Wednesday, December 06, 2006

The Positive Power of Names

After a customer service and retention workshop for faculty and administrators in Virginia, Prof. Bob Loomis of EPCI in Roanoke provided a powerful example of the value of names. Prof. Loomis was responding to a discussion of the Give a Name – Get a Name technique. (more on this by clicking on the underlined words)

It seems that he supplements his teaching income by doing some computer repair and consulting for businesses on the side. He will go to a business and do all he can to repair a computer or software issue right then and there. From what I can figure, he is rather successful at doing so. (People in the Roanoke, VA take note – Bob Loomis at EPCI)

There are however times when he has to take the computer back with him to make the repairs. In those situations, he provides solid service by leaving a computer behind so the customer has something to use. This loaner, he has named Freddie since it travels with him on all calls just in case and he is with it a lot. Though Bob checks it each time to maker sure it is fine, there have been a few times when the loaner may develop a problem since it is used by many different people with different preferences and networks. He can be sure he will hear about it rather quickly.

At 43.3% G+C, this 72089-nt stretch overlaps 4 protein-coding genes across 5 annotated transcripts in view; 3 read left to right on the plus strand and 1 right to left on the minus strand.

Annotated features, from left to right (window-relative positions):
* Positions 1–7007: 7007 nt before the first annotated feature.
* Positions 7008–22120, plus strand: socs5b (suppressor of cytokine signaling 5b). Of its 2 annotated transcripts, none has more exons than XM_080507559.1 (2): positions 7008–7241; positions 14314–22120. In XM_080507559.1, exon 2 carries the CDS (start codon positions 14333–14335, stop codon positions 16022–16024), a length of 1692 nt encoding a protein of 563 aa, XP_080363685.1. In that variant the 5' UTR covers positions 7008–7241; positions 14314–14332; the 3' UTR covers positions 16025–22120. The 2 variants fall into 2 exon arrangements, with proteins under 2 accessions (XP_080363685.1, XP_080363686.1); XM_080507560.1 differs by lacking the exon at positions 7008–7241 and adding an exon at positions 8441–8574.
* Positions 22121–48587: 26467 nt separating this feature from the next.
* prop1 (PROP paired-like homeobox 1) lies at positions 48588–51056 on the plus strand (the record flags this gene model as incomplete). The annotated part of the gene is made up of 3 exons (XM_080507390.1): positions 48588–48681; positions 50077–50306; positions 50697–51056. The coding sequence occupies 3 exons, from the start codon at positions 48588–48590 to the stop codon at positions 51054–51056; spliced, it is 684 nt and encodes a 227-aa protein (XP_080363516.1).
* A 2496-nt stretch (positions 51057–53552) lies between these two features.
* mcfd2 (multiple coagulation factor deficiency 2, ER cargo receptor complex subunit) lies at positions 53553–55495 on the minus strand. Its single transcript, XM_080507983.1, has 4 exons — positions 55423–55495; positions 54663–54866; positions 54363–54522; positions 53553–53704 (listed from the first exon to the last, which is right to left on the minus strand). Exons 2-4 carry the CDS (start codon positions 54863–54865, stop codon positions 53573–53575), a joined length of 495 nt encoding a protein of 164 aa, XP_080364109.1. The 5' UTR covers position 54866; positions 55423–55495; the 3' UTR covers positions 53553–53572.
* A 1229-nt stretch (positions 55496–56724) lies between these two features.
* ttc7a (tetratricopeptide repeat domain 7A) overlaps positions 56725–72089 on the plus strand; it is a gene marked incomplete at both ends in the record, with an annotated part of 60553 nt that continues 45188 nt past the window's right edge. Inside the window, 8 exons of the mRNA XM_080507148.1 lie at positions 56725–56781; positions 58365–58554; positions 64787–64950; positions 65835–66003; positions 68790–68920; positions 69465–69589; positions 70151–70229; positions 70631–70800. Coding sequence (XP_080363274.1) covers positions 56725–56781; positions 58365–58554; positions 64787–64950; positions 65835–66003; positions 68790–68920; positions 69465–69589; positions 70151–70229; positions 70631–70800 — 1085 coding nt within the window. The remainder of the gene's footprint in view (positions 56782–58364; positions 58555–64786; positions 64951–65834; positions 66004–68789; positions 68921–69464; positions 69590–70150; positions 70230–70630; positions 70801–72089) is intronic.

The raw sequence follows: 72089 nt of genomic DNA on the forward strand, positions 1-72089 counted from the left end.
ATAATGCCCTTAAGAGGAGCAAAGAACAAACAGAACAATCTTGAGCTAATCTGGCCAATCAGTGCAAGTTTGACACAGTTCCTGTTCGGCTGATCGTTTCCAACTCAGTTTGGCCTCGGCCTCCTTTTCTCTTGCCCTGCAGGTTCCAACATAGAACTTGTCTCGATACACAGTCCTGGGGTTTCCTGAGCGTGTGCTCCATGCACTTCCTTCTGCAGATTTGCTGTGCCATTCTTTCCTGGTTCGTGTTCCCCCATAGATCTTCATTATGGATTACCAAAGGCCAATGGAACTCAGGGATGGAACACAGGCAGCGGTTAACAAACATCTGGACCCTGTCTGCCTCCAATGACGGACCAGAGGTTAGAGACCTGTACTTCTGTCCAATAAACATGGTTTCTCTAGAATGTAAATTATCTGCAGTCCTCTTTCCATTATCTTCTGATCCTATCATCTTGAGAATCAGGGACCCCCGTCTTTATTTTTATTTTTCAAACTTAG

One time Bob had mentioned to a client that he was going to leave “Freddie” behind as a loaner. The client was a bit confused until he realized that Freddie was a computer. Well, the next day Bob received a call from the client. “Freddy is having a bad day” he said. Not “the damn machine isn’t working right.” A kind, understanding “Freddie is having a bad day” instead.

The client was not dealing with a soulless machine after all but with Freddie (a soulless machine but with a name.) Ever since that experience, Bob does not leave a loaner computer behind but lends the customer “Freddy”. Complaints with Freddy have dropped and Bob attributes it to giving people a machine with a human name.

It has been pointed out to me at times that it is true that Give a Name – Get a Name may not work with spineless, ineffectual soulless machines and tools with personality deficits who have names and work at schools. There are some folks that have less personality than a computer. For working with people who have less personality and customer ability than Freddie, Principle 15 may be worth considering even if you know their name.

Not everyone is capable of providing good customer service

That does not mean they may not have value somewhere

For a copy of the 15 Principles, just click here.

That does not mean they do have value either but that is a decision you make. Just get them away from interacting with your customers. Or your students and colleagues will develop names for them that are not very flattering, though possibly very indicative. When a person has a name like Quasimoto, The Thing or The %$#&#! take that's a powerful statement too -of the person's ability to negatively affect customer service. Move them away from people.

By the way, check your job descriptions and position requirements. It may be that you are creating some of your own problems by the way you hire. Being too mean to work at the DMV is not a job qualification one should seek for those who provide customer service.

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